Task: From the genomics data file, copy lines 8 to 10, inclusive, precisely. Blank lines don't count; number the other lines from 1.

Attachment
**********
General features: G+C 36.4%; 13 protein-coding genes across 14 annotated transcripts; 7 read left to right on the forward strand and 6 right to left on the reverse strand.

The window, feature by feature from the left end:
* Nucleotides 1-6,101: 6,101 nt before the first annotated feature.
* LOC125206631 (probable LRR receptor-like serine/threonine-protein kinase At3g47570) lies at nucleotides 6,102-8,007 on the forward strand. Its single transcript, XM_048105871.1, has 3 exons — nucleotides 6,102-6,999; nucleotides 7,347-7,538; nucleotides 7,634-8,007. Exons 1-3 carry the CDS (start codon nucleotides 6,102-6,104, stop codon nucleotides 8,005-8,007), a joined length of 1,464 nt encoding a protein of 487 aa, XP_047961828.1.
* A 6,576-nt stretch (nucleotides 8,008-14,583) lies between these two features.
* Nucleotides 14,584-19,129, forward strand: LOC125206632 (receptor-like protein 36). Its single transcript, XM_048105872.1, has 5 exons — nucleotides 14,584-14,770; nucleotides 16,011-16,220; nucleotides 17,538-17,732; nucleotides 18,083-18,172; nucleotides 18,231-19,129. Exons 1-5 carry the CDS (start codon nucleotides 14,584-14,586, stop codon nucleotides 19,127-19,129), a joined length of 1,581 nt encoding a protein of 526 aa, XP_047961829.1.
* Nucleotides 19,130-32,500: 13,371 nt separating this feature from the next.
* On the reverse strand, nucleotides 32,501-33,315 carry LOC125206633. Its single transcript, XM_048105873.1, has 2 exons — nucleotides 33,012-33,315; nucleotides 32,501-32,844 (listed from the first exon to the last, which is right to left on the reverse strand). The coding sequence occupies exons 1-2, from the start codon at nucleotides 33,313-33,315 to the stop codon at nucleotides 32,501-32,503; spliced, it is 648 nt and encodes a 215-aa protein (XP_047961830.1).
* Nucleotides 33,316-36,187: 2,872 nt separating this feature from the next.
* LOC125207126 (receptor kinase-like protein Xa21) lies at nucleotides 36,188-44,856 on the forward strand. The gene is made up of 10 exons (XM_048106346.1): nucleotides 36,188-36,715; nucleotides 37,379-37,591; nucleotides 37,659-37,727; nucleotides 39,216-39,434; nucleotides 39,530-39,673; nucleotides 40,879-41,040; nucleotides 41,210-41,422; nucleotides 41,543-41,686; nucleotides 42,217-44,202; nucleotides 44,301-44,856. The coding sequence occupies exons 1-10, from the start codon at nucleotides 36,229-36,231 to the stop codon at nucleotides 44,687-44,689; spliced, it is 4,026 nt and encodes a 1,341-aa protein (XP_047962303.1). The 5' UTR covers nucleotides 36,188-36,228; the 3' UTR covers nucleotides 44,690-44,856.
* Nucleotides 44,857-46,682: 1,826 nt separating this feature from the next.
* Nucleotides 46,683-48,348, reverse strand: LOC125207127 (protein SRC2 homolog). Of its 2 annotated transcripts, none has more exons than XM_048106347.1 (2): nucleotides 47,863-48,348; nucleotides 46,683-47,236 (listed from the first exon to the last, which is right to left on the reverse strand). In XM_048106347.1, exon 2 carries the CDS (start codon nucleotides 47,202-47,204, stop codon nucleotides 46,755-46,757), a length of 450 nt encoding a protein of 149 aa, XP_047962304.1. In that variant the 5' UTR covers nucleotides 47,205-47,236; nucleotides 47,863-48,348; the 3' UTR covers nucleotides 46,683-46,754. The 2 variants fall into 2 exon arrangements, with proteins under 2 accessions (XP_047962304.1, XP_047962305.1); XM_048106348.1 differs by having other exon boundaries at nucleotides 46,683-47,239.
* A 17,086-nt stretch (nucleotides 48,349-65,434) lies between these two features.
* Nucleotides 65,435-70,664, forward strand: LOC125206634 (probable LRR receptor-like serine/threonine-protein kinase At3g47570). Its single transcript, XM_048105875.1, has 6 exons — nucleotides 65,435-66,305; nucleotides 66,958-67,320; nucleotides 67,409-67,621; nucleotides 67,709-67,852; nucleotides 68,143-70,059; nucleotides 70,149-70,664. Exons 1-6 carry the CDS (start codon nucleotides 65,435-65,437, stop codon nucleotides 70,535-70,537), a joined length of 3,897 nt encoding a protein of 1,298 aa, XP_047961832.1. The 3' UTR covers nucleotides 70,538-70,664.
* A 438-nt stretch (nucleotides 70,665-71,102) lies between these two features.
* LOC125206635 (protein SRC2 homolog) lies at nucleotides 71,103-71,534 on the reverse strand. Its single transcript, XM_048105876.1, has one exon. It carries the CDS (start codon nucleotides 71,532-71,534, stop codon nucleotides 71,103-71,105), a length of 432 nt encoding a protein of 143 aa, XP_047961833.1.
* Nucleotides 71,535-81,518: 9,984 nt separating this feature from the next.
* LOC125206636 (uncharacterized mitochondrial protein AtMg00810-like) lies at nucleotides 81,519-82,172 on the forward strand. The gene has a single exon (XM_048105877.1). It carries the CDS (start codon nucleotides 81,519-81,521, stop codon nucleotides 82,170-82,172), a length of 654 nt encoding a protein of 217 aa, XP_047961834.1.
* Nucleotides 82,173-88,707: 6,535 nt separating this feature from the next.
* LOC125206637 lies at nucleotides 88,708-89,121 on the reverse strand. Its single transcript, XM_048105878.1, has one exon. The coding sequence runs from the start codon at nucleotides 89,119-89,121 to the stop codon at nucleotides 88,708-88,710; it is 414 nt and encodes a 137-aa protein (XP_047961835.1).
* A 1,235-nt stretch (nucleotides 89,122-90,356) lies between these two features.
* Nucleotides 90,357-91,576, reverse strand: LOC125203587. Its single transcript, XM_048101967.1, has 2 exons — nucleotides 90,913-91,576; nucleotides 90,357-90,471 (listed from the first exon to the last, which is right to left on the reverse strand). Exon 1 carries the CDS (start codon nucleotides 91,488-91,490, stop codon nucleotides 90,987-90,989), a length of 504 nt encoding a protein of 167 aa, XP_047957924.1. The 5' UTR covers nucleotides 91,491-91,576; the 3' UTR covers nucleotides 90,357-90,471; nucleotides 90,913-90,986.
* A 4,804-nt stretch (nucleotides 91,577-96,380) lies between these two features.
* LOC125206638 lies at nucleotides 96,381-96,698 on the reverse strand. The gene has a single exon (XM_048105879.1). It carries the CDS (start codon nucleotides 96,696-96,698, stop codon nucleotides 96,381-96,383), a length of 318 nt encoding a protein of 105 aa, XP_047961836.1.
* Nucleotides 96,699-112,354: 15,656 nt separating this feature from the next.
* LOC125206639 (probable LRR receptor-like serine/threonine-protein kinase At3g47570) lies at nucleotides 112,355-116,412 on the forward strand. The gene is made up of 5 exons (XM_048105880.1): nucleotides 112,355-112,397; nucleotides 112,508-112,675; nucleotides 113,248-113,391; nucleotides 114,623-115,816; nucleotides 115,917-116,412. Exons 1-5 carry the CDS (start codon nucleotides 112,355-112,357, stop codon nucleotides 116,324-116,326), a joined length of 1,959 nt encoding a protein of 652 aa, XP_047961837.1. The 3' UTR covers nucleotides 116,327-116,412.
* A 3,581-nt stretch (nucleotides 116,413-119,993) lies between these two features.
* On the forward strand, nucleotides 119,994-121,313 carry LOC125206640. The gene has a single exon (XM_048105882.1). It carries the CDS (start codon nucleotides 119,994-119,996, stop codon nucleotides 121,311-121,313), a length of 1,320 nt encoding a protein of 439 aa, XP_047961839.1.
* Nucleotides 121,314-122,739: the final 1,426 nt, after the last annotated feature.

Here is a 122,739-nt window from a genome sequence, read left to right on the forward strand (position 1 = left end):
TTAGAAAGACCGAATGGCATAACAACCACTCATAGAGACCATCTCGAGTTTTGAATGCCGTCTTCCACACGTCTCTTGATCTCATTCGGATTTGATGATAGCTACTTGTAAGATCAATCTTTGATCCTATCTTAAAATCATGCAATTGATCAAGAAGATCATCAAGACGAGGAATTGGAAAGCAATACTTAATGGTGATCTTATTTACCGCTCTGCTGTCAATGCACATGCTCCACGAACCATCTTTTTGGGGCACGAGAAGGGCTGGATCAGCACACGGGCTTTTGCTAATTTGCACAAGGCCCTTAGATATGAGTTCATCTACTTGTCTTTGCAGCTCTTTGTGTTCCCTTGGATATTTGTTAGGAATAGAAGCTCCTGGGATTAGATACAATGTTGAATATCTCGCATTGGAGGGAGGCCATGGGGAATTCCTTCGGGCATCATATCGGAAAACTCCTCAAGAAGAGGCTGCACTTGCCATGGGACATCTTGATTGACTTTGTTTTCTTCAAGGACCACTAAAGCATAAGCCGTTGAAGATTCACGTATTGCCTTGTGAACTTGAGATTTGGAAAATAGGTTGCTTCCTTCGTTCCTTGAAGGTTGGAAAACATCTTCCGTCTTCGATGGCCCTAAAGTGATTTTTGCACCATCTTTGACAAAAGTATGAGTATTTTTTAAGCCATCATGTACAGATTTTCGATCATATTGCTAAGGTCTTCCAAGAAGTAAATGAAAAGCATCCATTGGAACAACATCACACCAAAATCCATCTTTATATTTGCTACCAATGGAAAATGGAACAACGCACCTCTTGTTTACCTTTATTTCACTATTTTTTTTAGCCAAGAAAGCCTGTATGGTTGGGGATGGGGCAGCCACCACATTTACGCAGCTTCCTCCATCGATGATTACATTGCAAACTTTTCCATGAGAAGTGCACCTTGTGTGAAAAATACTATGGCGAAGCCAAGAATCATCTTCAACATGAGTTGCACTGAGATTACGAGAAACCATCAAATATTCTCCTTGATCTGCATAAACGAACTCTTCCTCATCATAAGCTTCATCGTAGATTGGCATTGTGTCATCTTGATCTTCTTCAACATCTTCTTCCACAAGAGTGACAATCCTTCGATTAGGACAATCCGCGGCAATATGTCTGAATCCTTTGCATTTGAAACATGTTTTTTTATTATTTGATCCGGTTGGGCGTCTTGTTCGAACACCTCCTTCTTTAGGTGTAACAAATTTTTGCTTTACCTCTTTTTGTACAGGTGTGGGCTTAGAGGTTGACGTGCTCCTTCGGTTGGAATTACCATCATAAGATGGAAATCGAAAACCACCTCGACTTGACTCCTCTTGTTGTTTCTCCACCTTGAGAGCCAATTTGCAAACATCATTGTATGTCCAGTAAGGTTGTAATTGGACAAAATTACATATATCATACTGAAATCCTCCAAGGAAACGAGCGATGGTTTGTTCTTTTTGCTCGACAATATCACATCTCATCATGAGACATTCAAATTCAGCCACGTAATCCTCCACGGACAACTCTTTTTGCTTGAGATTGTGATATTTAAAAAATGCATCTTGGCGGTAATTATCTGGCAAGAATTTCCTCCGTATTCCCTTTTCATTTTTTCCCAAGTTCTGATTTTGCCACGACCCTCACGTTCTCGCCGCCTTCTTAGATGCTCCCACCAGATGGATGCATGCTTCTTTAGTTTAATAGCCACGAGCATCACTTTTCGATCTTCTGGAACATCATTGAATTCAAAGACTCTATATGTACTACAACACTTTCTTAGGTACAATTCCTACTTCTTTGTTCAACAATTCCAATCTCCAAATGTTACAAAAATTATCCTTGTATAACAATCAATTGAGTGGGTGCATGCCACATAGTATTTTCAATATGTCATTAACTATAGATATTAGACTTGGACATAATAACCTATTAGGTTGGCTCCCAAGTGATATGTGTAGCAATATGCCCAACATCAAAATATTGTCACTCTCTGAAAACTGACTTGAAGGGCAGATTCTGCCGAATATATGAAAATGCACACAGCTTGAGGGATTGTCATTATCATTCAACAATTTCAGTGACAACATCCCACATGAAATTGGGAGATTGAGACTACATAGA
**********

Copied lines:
* On the reverse strand, nucleotides 32,501-33,315 carry LOC125206633. Its single transcript, XM_048105873.1, has 2 exons — nucleotides 33,012-33,315; nucleotides 32,501-32,844 (listed from the first exon to the last, which is right to left on the reverse strand). The coding sequence occupies exons 1-2, from the start codon at nucleotides 33,313-33,315 to the stop codon at nucleotides 32,501-32,503; spliced, it is 648 nt and encodes a 215-aa protein (XP_047961830.1).
* Nucleotides 33,316-36,187: 2,872 nt separating this feature from the next.
* LOC125207126 (receptor kinase-like protein Xa21) lies at nucleotides 36,188-44,856 on the forward strand. The gene is made up of 10 exons (XM_048106346.1): nucleotides 36,188-36,715; nucleotides 37,379-37,591; nucleotides 37,659-37,727; nucleotides 39,216-39,434; nucleotides 39,530-39,673; nucleotides 40,879-41,040; nucleotides 41,210-41,422; nucleotides 41,543-41,686; nucleotides 42,217-44,202; nucleotides 44,301-44,856. The coding sequence occupies exons 1-10, from the start codon at nucleotides 36,229-36,231 to the stop codon at nucleotides 44,687-44,689; spliced, it is 4,026 nt and encodes a 1,341-aa protein (XP_047962303.1). The 5' UTR covers nucleotides 36,188-36,228; the 3' UTR covers nucleotides 44,690-44,856.